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Featured Guest Blogger: Amy Zigler reviews “The Wreckers”

by Liane Curtis - July 29th, 2015.
Filed under: composers, conductors, featured guest blogger, opera, orchestras, Premieres, Uncategorized, women composers. Tagged as: , , , , , .

    Dr. Amy Zigler is Visiting AssistAmy Ziglerant Professor of Music at Salem College in Winston-Salem, NC.  She specializes in music of the 19th and 20th centuries, with a focus on the cultural study of chamber music, the social history of music in Germany and Great Britain, and the study of gender and sexuality in music. She holds a doctorate in Musicology from the University of Florida; her dissertation explored the chamber works of Dame Ethel Smyth. Dr. Zigler is an active member of American Musicological Society, College Music Society, and North American British Music Studies Association.  As a pianist, Dr. Zigler performs as a soloist and collaborative artist, and has performed in Germany, Puerto Rico and across the United States. 

 

On Sunday July 26 I had the pleasure of attending Ethel Smyth’s The Wreckers, presented by Bard College’s SummerScape series. Under the direction of Maestro Leon Botstein, soloists and chorus joined the American Symphony in reviving this neglected work. Not only were the title roles sung with conviction, profundity, and insight, but the chorus was powerfully and expertly performed. Their performances were lifted by the exceptional playing of the American Symphony, whose performance brought the opera to life.

The Wreckers is British composer Ethel Smyth’s third opera, composed between 1902 and 1904 and first performed in Leipzig in 1906, followed by a London performance in 1909. The work is a collaboration between Smyth and French-American philosopher Henry Brewster (1850-1908). Inspired by trips to Cornwall’s jagged coast, Smyth created the opera by sending scene and plot ideas to Brewster and receiving dramatic text in return. Unfortunately, Brewster wrote the original libretto in French, which Smyth had translated to German for the premiere and then superimposed English text over the German manuscripts for the London premiere. Consequently, the biggest fault of the work is that, at times, the melody and text seem ill-suited for each other. Luckily, these moments are rare and do not detract from the overall composition or performance.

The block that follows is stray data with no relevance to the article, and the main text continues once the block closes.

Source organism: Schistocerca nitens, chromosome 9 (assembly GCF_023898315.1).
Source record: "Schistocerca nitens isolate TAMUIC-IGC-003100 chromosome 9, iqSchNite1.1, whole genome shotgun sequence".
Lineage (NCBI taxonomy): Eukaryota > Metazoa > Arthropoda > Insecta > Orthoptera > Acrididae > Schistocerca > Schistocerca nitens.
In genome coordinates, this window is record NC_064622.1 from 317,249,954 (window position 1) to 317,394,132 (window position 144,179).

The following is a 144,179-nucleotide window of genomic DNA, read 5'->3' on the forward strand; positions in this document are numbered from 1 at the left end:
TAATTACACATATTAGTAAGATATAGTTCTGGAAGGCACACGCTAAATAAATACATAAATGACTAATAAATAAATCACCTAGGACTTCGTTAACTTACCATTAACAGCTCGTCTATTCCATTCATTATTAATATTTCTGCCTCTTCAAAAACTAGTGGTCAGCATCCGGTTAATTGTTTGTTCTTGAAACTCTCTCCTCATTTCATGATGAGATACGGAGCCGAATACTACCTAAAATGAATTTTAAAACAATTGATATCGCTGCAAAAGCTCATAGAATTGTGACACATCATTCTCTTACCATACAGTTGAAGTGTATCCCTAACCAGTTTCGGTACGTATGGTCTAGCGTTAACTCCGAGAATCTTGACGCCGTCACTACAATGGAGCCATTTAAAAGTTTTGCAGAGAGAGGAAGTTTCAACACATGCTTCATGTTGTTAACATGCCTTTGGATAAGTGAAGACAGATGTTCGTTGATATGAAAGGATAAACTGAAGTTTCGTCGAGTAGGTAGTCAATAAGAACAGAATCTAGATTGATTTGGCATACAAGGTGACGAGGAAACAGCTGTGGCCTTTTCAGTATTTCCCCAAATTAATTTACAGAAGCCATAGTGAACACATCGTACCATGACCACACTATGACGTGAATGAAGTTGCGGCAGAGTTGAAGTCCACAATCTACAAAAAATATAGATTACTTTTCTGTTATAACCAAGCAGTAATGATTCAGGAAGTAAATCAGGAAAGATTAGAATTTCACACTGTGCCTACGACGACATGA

Unlike many historical operas performed today, The Wreckers is a thought-provoking tale with moral lessons for our own time. As Maestro Botstein astutely pointed out in his program notes, it is a story that questions the laws and morality of a society that believed itself justified in its actions because it represented the will of God. The ‘betrayers’ to the community turn out to be the only ones who believe murder is wrong and are willing to die (not kill) for their beliefs.